Publication

Genotyping and phenotyping epilepsies of childhood

Vlaskamp, D., 2018, [Groningen]: Rijksuniversiteit Groningen. 213 p.

Research output: ThesisThesis fully internal (DIV)Academic

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Documents

  • Title and contents

    Final publisher's version, 387 KB, PDF-document

  • Chapter 1

    Final publisher's version, 1 MB, PDF-document

  • Chapter 2

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  • Chapter 3

    Final publisher's version, 1 MB, PDF-document

    Embargo ends: 05/12/2019

  • Chapter 4

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  • Chapter 5

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  • Chapter 6

    Final publisher's version, 863 KB, PDF-document

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  • Chapter 7

    Final publisher's version, 538 KB, PDF-document

  • Chapter 8

    Final publisher's version, 932 KB, PDF-document

  • Chapter 9

    Final publisher's version, 629 KB, PDF-document

  • Chapter 10

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  • Chapter 11

    Final publisher's version, 533 KB, PDF-document

  • Dankwoord

    Final publisher's version, 126 KB, PDF-document

  • Curriculum Vitae

    Final publisher's version, 84 KB, PDF-document

  • Complete thesis

    Final publisher's version, 7 MB, PDF-document

    Embargo ends: 05/12/2019

  • Propositions

    Final publisher's version, 534 KB, PDF-document

Epilepsy occurs in 1 to 2 of 100 children. The underlying etiology and clinical symptoms can be very variable. This has an impact on the treatment and prognosis of epilepsy. In the last few years, many new genes have been discovered that play a role in the development of epilepsy. Therefore, in patients with epilepsy, the underlying cause can be more often identified. However, the precise yield of genetic testing and the clinical symptoms that can occur in patients with a variant in one of the epilepsy genes is yet unknown.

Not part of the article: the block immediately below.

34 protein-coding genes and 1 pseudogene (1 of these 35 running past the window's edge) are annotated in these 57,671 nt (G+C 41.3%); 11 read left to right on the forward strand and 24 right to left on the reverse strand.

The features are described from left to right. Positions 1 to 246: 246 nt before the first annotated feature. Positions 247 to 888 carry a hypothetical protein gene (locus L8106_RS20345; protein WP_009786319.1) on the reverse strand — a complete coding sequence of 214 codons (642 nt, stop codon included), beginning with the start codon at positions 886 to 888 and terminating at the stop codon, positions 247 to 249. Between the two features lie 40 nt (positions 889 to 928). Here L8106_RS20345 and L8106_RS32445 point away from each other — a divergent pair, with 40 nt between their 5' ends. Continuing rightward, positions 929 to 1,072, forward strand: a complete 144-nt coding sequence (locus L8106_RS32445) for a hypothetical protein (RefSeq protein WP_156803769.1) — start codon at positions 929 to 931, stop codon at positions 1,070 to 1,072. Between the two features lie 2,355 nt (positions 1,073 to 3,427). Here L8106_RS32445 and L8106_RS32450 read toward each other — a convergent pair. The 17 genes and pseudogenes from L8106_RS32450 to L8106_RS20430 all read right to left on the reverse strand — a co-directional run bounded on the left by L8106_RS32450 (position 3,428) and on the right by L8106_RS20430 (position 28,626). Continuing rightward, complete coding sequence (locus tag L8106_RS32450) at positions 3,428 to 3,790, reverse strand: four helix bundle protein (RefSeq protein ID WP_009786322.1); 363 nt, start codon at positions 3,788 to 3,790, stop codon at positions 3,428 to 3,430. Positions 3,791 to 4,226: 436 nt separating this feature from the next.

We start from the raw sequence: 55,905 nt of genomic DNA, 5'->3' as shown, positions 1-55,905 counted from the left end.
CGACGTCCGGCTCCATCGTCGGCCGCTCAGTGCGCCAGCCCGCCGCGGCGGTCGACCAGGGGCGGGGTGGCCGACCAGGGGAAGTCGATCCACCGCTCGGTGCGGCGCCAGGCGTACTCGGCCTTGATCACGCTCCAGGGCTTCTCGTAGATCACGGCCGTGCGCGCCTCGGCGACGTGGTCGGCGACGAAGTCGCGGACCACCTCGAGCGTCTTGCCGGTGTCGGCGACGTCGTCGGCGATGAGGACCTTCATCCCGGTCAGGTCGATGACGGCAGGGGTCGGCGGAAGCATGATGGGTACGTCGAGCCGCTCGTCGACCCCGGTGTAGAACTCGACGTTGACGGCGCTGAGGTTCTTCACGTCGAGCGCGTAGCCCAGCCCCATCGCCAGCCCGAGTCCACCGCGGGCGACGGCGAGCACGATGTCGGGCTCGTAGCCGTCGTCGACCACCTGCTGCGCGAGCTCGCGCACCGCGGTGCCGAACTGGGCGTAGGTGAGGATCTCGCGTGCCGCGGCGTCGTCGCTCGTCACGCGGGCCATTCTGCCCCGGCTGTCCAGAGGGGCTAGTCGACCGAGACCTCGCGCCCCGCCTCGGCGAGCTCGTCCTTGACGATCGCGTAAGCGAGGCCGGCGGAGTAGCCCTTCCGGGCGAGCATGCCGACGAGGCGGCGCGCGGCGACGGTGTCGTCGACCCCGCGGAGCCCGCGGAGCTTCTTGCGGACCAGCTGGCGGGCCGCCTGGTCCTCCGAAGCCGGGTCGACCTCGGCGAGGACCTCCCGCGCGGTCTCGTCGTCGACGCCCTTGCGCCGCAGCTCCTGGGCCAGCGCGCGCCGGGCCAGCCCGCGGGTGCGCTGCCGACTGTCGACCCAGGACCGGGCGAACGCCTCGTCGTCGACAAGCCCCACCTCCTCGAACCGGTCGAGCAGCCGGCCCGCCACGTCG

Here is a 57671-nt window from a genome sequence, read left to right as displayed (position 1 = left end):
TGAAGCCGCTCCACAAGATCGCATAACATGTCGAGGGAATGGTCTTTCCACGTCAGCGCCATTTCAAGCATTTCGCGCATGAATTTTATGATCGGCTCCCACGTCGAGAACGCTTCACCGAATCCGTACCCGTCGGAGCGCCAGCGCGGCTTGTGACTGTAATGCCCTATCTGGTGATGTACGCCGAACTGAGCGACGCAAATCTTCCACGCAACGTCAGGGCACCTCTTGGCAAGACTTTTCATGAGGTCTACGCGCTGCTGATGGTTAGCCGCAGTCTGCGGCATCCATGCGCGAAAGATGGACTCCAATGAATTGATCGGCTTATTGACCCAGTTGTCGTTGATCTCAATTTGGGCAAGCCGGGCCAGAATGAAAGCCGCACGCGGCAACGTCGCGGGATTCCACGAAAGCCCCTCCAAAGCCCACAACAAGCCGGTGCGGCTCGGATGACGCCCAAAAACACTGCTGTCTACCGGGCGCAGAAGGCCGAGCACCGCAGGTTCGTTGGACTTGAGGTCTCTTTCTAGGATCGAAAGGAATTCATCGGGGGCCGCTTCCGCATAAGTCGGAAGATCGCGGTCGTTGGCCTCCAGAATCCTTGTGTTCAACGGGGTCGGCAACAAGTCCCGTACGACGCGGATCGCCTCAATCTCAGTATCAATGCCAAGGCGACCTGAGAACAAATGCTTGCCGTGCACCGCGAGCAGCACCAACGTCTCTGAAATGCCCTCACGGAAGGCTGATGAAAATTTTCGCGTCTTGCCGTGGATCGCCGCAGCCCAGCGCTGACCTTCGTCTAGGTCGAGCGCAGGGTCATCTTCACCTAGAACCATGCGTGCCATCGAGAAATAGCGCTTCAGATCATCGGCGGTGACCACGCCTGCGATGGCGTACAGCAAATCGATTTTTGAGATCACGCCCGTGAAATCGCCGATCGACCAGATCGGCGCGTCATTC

With this research, we showed that genetic research is important, both diagnostically and psychologically. We were able to describe the clinical symptoms for a number of genetics forms of epilepsy (related to the genes SYNGAP1, GRIN2A, PCDH19, STX1B and PRRT2). These studies help us to recognize these genetic forms of epilepsy. Early recognition and treatment of these disorders and their symptoms is important to improve outcome. We also found that different variants in the GRIN2A-gene results in a different clinical effect. This finding is a first step towards developing new, targeted therapies for GRIN2A-related epilepsy, dependent on the results of genetic testing.
In conclusion, this thesis has led to more knowledge about genetic epilepsies on a diagnostic, therapeutic and psychological level. We have bundled these results with our experiences in clinical practice into a proposal for a new diagnostic algorithm for genetic testing in patients with epilepsy.
Original languageEnglish
QualificationDoctor of Philosophy
Awarding Institution
Supervisors/Advisors
Award date5-Dec-2018
Place of Publication[Groningen]
Publisher
Print ISBNs978-94-034-1144-6
Electronic ISBNs978-94-034-1143-9
Publication statusPublished - 2018

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